In March 2011, the Government announced an independent review of health and safety legislation designed to simplifying existing regulation. Led by Professor Lofstedt, the report built on previous work done for the government by Lord Young and looked at the ways in which legislation could be consolidated in order to reduce the amount of red tape.

Last month, the outcome of this review was released. With over 200 health and safety regulations currently in place, the government hopes to reduce this by half as a result of this review and one way they are hoping to implement this is by an increased emphasis on individual responsibility. This will involve providing businesses with an opportunity to query excessive interpretation of safety law. The report also states that unless a self-employed person is engaged in a hazardous occupation, he or she should be exempt.

Here at St John Ambulance, we are worried that there will now be a period of uncertainty about health and safety needs where previously there was at least clarity. Employers should avoid falling into the trap of interpreting this announcement as a reason to lose focus on workplace safety or assume that they can take a back seat on health and safety regulations.

Paradoxically, the new moves may increase the extent to which employers need to ensure their health and safety provision is up-to-scratch, and this is particularly important for SMEs, for which the absence of even a single key employee can mean insufficient first aiders on site – and for whom the loss of an employee from the workforce can significantly affect the business.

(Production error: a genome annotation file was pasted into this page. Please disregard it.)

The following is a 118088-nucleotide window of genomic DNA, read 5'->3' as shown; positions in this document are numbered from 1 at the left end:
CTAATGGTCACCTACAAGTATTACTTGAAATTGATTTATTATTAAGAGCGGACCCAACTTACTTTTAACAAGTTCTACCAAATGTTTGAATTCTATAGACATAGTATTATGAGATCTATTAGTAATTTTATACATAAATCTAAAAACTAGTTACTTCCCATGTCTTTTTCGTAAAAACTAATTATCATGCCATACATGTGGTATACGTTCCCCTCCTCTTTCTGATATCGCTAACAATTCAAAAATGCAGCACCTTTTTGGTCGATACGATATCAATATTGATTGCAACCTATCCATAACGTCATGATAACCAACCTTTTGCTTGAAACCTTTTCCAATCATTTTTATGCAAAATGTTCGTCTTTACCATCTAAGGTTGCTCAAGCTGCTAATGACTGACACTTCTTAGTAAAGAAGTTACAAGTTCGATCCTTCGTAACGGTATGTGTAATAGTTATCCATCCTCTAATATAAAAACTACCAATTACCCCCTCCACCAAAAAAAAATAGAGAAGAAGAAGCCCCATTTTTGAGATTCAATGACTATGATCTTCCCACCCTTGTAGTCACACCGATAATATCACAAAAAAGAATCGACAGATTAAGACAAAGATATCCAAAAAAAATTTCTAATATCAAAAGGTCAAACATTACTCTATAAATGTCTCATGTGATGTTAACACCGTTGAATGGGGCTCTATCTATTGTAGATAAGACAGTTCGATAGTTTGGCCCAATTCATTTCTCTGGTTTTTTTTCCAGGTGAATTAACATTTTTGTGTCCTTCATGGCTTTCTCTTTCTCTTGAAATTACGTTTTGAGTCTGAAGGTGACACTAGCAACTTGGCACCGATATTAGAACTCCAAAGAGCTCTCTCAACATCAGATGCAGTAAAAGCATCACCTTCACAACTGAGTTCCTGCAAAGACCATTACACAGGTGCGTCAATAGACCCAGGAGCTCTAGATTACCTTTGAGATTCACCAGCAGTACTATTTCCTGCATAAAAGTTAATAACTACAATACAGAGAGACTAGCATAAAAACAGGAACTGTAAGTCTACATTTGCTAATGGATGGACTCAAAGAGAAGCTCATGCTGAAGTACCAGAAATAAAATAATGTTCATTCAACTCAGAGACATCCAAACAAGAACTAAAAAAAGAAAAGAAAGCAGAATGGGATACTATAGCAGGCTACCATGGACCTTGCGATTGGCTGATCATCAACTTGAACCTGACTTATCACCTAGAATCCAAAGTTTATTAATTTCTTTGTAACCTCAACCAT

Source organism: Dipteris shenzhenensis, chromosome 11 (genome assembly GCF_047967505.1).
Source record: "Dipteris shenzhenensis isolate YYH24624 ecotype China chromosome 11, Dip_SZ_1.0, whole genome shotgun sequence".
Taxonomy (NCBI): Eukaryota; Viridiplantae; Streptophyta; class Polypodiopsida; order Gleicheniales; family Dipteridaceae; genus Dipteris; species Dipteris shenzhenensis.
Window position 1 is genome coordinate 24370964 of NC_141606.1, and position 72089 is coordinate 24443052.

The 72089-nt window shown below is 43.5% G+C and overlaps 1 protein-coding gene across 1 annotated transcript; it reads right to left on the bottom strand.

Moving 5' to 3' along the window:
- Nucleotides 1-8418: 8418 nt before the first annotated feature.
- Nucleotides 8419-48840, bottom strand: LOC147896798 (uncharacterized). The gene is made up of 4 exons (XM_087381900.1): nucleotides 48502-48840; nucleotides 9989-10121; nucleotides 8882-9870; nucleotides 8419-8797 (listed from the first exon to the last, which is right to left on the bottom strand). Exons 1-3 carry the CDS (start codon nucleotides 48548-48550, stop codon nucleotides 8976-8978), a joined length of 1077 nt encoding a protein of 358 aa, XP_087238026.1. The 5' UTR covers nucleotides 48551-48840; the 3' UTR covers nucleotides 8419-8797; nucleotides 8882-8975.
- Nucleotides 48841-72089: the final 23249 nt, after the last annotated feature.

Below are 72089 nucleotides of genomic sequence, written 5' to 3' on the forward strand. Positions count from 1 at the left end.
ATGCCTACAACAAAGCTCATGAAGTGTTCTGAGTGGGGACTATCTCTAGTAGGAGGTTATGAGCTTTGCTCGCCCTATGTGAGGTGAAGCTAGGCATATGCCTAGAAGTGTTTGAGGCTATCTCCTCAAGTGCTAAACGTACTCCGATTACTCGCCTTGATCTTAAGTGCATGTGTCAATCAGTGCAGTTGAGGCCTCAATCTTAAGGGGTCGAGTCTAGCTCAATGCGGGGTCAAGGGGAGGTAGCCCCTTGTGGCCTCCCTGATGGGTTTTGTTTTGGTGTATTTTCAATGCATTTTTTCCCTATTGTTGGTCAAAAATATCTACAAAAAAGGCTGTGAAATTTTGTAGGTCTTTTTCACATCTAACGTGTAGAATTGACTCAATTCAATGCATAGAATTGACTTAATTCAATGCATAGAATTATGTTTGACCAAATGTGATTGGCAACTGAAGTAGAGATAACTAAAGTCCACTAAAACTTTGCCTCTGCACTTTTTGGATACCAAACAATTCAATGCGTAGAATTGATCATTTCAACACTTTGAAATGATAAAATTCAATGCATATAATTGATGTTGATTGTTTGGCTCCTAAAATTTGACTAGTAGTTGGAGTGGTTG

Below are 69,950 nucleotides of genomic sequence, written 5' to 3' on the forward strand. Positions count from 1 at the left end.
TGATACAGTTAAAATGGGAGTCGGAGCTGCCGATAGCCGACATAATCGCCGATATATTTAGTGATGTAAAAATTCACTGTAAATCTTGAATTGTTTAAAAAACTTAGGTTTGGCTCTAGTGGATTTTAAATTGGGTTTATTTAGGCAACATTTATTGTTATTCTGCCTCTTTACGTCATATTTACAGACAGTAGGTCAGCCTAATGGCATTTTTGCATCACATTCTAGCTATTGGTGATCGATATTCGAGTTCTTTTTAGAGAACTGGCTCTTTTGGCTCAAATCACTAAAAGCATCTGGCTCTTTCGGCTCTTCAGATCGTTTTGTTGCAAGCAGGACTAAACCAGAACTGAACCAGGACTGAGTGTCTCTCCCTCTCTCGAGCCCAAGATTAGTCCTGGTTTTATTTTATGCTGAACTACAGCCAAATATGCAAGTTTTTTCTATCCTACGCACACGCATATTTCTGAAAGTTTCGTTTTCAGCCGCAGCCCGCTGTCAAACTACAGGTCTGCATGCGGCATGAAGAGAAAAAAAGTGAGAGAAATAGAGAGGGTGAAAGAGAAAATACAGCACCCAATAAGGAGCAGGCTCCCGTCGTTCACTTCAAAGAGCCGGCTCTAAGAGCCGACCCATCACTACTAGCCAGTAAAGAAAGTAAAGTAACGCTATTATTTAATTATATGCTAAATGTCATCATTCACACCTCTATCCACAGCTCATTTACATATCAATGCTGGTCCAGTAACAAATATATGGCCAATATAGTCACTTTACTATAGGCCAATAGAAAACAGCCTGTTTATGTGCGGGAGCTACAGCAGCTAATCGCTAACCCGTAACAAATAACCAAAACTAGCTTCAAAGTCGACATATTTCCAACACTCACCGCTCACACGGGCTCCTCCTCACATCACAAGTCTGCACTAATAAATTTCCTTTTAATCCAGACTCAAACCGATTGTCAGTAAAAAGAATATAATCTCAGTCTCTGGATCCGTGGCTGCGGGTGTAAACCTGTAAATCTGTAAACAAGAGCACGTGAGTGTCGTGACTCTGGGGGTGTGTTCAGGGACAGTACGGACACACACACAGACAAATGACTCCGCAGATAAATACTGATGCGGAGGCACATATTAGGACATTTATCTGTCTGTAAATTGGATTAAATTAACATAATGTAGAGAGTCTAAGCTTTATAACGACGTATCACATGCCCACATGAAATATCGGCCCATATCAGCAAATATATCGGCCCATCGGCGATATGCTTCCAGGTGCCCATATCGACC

In the UK we have one of the lowest levels of first aid training in Europe and at the same time, deaths in the workplace increased last year. Now is the time to take steps to make sure workers’ lives are prioritised over a perceived reduction in paper work.

While it makes sense to put responsibility back in the hands of employees, the only sensible way to do this is to equip them with the skills and knowledge to act in an emergency situation. We cannot risk a reduction in the number of people with lifesaving skills, the quality of their training or the depth of their knowledge, or the position could worsen further.

First aid is one of the most important aspects of health and safety in the workplace and we need to ensure that more people have the full range of skills and confidence to be the difference between a life lost and a life saved. If not, what is being presented as a reduction in bureaucracy could instead lead to an increase in deaths.

Richard Evens, Commercial Training Director, St John Ambulance

Richard is Commercial Marketing Director at St John Ambulance, the nation's leading first aid organisation and market leader in workplace first aid training. Responsible for training programmes and educational standards, Richard has been involved in consultation with the HSE since the early development of new guidance for the content and structure of workplace first aid training. He has liaised widely with the HSE and other stakeholders to apply the collective expertise in first aid to the new guidance, becoming a board member of the First Aid at Work Council which was created during this process.

Before joining the charity sector 10 years ago in a retail development role for Oxfam, Richard worked in marketing and logistical roles with Shell and Total Oil. He lives in north west London spending time with his family, trying to keep up with two energetic young children.